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WASHINGTON—A series of “tough” changes are coming for a major new public insurance program.
The Community Living Assistance Services and Supports Act program, which is a long-term-care insurance program authorized by the health care reform law that will provide cash benefits to qualified beneficiaries, will need changes to ensure its “fiscal sustainability,” said Health and Human Services Secretary Kathleen Sebelius.
“It would be irresponsible to ignore the concerns about the CLASS program's long-term sustainability in its current form,” said Ms. Sebelius at a Monday discussion on long-term care at the Washington office of the Kaiser Family Foundation, a health reform advocacy group.
The changes to the program she described—expected through regulations—included indexing premiums to projected benefits; offering a range of payments instead of a single $50 daily payment indexed to inflation; changing earnings and employment qualifications; and ending “loopholes” that allow beneficiaries to receive payments even if they only sporadically pay premiums.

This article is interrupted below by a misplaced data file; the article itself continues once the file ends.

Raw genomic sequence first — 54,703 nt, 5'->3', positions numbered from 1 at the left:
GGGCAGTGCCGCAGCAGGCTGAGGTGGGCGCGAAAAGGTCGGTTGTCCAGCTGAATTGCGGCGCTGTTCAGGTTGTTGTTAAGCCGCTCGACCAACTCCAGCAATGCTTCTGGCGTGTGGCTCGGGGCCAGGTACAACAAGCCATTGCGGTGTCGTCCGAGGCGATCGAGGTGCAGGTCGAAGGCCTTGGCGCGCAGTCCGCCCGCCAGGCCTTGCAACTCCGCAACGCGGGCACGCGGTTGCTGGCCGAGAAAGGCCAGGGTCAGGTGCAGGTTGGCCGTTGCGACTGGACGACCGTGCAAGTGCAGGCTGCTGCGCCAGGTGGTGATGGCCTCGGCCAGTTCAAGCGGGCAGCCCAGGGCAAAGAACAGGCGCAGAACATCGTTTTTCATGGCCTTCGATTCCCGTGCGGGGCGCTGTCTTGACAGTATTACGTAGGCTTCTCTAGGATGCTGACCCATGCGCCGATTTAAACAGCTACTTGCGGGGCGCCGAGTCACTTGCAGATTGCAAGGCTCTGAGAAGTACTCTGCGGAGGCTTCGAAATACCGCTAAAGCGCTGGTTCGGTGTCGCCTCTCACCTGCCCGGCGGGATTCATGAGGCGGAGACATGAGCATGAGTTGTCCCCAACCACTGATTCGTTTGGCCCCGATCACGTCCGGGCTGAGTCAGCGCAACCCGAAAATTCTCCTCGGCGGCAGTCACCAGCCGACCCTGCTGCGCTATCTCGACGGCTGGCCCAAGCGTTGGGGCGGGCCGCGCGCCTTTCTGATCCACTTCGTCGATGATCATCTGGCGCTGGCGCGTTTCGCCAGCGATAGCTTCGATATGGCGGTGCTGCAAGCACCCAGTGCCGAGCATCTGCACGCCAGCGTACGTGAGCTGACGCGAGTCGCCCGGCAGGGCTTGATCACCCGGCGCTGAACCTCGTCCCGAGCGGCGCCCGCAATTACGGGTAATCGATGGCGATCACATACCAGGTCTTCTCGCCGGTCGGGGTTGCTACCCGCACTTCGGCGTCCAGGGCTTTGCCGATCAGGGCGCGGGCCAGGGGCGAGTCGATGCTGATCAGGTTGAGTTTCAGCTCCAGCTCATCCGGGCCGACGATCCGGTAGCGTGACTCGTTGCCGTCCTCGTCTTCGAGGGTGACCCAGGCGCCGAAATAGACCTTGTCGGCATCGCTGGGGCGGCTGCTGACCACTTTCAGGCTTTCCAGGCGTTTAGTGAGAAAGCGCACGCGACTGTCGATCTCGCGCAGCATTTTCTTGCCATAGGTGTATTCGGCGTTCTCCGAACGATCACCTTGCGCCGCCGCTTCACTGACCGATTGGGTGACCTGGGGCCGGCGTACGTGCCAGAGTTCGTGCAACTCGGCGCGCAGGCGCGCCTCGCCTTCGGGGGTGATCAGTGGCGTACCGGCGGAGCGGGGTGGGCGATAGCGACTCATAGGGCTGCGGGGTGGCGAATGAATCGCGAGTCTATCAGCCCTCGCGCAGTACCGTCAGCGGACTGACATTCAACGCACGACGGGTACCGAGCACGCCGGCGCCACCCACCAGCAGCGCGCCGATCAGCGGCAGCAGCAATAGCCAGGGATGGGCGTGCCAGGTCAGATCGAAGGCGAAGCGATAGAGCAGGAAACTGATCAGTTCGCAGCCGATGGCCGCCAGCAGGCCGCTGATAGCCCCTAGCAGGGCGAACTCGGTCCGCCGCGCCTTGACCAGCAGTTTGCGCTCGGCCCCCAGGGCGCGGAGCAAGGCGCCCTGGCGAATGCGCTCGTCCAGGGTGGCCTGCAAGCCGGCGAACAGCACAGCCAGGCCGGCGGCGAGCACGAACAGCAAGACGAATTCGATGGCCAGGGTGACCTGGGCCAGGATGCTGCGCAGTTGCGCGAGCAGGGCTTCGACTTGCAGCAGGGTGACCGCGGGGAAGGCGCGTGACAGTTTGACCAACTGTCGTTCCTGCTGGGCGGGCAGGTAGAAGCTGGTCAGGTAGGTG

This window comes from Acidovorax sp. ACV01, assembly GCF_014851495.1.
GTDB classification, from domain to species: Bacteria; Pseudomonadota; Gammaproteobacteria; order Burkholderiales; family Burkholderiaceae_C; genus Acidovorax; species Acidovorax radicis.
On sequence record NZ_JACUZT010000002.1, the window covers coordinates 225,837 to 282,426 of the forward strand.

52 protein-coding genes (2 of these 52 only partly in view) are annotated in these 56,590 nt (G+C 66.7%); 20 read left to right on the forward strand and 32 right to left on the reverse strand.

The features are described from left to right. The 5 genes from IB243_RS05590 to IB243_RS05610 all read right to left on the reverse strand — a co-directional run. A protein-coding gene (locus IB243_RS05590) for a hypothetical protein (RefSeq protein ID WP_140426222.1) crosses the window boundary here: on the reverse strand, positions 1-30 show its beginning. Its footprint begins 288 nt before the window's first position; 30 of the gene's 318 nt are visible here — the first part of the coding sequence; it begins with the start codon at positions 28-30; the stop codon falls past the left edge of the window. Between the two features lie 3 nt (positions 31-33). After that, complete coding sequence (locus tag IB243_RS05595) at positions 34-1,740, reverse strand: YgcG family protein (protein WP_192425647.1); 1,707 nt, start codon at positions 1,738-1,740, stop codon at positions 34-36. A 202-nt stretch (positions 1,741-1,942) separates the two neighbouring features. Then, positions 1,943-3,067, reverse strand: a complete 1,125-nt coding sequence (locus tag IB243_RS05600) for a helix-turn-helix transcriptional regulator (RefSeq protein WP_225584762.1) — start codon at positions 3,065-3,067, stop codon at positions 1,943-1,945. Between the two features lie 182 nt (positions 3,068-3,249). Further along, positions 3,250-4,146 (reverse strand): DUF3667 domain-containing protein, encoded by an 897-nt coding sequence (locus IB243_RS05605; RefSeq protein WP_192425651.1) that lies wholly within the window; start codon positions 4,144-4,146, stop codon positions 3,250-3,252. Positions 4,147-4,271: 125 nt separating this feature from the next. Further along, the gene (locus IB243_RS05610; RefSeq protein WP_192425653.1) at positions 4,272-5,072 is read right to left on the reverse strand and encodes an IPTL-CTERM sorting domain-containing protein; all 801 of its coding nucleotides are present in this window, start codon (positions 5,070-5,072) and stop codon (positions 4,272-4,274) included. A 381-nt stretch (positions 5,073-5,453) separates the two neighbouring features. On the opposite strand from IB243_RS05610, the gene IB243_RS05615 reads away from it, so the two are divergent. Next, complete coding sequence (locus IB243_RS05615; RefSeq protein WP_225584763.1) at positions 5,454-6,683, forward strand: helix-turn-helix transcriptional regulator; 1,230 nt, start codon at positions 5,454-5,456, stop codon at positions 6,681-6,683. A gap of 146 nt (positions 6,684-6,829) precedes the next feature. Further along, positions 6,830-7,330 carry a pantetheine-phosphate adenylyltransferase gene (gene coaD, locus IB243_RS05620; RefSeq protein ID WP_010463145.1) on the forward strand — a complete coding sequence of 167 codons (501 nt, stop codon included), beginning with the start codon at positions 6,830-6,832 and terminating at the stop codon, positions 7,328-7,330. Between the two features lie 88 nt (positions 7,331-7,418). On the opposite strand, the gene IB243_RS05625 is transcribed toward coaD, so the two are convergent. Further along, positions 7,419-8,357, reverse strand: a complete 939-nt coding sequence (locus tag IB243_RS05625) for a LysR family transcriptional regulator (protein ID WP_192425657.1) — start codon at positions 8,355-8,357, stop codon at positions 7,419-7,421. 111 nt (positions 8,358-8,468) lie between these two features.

Republican critics blasted the long-term disability program during Congress' consideration of the health care overhaul as a new unfunded entitlement. The Congressional Budget Office estimated “tens of billions of dollars” in future deficit costs every decade beyond beneficiaries' premium payments. President Barack Obama's deficit commission in December also recommended repealing or overhauling the program because of its cost.
The program will begin accepting premium payments in 2012 and paying out benefits in 2017.
Rich Daly is a reporter for Modern Healthcare, a sister publication of Business Insurance.